7. How the Flandreau Santee Sioux Nation will get seeds and clones while being surrounded by Jackley-booted thugs remains a mystery. Banking will be a challenge but they might be able to move the cash through the casino.

  8. Mr. kurtz, I envision you in a black Pontiac Firebird wearing your trademark hat and leather Jesus sandals running interference for the delivery vehicles that will have to carry product and cash in and out of the rez.

  9. Anyone want to bet we’ll see a surge in “sobriety checkpoints” on Highways 13, 32, and 34?

  10. Charlie Richardson

    Does this mean a trip to the casino will now not only allow us non smokers the privilege of inhaling second hand cigarette smoke, but also that wonderfully pungent aroma of “legalized” dope? Brilliant idea! Just brilliant!

  11. Charlie, if the casino is designated as a pot=use area, yes, you’ll get that smoke, too. And if the Highway Patrol sets up a sobriety checkpoint on 34 and smells that smoke on your clothes, watch out!

    Of course, being good businesspeople, the casino operators will likely recognize that risk and keep the designated usage areas separate from profitable non-using casino patrons. I know, they don’t keep cigarette smoke separate from you, but the pot smoke could have legal implications for their non-using patrons, so the casino operators may pay more attention.

  12. bearcreekbat

    Cory, you might already be aware that in Indianapolis v. Edmund the SCOTUS ruled that drug checkpoints are unconstitutional. While alcohol sobriety checkpoints are lawful, drug checkpoints are not. Hence if the SD Highway sets up fake sobriety checkpoints to interdict pot coming off the reservation, they would be in violation of the 4th Amendment according to Edmund, and subject to an injunction and damages. Any evidence seized during such a stop should be suppressed.

    http://caselaw.findlaw.com/us-supreme-court/531/32.html

  13. bearcreekbat

    Cory, here is another interesting and potentially important case I happened on to. Last year the Arizona Supreme Court held that the presence of a particular marijuana metabolite in the blood does not prove that the driver was impaired. There is a metabolite that shows you are high, but it changes quickly into a different metabolite. Check it out:

    http://archive.azcentral.com/ic/pdf/arizona-court-marijuana-ruling.pdf

  14. Bear! I didn’t know the Court had nuked drug checkpoints. How well would a court be able to determine that a sobriety checkpoint anywhere within ten miles of Flandreau was a “fake” sobriety checkpoint really set up to intercept marijuana users?

  15. This is unfortunate. If anyone should know about the devastation caused by addiction it should be the tribes. I’d really like to see sustainable and environmentally green economic development that could be a resource for those of us that are non-natives but this is not the type of green economic development I was thinking of.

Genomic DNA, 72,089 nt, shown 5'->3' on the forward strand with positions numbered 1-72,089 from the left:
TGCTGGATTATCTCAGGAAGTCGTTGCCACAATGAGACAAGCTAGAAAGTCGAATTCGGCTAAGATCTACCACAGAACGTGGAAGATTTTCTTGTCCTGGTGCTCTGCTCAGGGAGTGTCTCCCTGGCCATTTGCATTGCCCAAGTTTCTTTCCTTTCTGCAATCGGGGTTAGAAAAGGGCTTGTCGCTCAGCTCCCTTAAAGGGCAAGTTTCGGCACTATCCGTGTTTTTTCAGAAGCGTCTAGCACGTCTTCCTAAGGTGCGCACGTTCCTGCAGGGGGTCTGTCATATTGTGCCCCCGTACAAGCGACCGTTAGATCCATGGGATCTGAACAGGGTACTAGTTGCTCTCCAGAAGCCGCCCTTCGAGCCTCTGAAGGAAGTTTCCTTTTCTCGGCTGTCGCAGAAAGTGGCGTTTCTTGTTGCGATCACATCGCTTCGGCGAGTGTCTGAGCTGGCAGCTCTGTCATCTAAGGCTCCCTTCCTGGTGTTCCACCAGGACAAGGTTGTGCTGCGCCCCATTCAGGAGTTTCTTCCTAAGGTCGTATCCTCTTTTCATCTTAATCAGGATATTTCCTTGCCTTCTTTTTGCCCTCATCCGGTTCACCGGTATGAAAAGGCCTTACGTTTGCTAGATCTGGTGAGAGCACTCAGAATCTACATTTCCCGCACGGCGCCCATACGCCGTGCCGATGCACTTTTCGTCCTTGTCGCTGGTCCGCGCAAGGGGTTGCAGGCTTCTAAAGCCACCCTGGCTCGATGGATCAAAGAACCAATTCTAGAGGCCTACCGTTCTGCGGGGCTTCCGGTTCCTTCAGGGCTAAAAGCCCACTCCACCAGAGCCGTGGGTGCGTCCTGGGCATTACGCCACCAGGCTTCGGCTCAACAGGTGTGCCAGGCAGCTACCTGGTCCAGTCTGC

Counselor Concerns Over Legalizing Pot on SanfordLand aka KELO http://www.keloland.com/newsdetail.cfm/counselor-concerns-over-legalizing-pot/?id=181419

    If the Federal govt sees a trend where there is an increase in minors using pot along with other issues there is a good chance they will put the kibosh on legalization nationwide. I suspect there already is as a result of legalization.

  16. bearcreekbat

    Oh Lynn, Lynn, why won’t you consider or respond to the links I posted showing that marijuana has literally saved the lives of so many kids with seizure disorders. Unfortunately, I suspect that every time I point this stuff out to you, you put your fingers in your ears and start chanting “la, la, la, la, la, la.”

    As an earlier poster pointed out, this is the technique of the anti-vaccine folks. The heck with the kids, unless we can use them to support our world view. So sad.

  17. It will be interesting to see how this plays out. Another social experiment with unfortunate social costs that will be downplayed.

  18. BCB,

    It’s simply a waste of time to engage with those who are addicted, can’t seem to function without pot, in denial or recreational users of pot. They will do everything they can to justify their legal use. We have a completely different approach to life.

  19. Neal,

    Incorrect. You better do some more research.

  20. larry kurtz

    Neal is correct. Cannabis is far safer than tobacco and sugar, the real gateway drugs.

  21. bearcreekbat

    Lynn, thanks for your response. Just for clarification, the stories about medical marijuana helping children all stated that the part of marijuana that stops or reduces seizures in kids is not psychoactive and cannot get the kids high. That sort of undermines your theory about those folks who advocate legalized medical marijuana.

    “The biggest misconception about treating a child like little Charlotte is most people think that we’re getting her high, most people think she’s getting stoned,” Josh Stanley said, stressing his plant’s low THC levels. “Charlotte is the most precious little girl in the world to me. I will do anything for her.”

    http://www.cnn.com/2013/08/07/health/charlotte-child-medical-marijuana/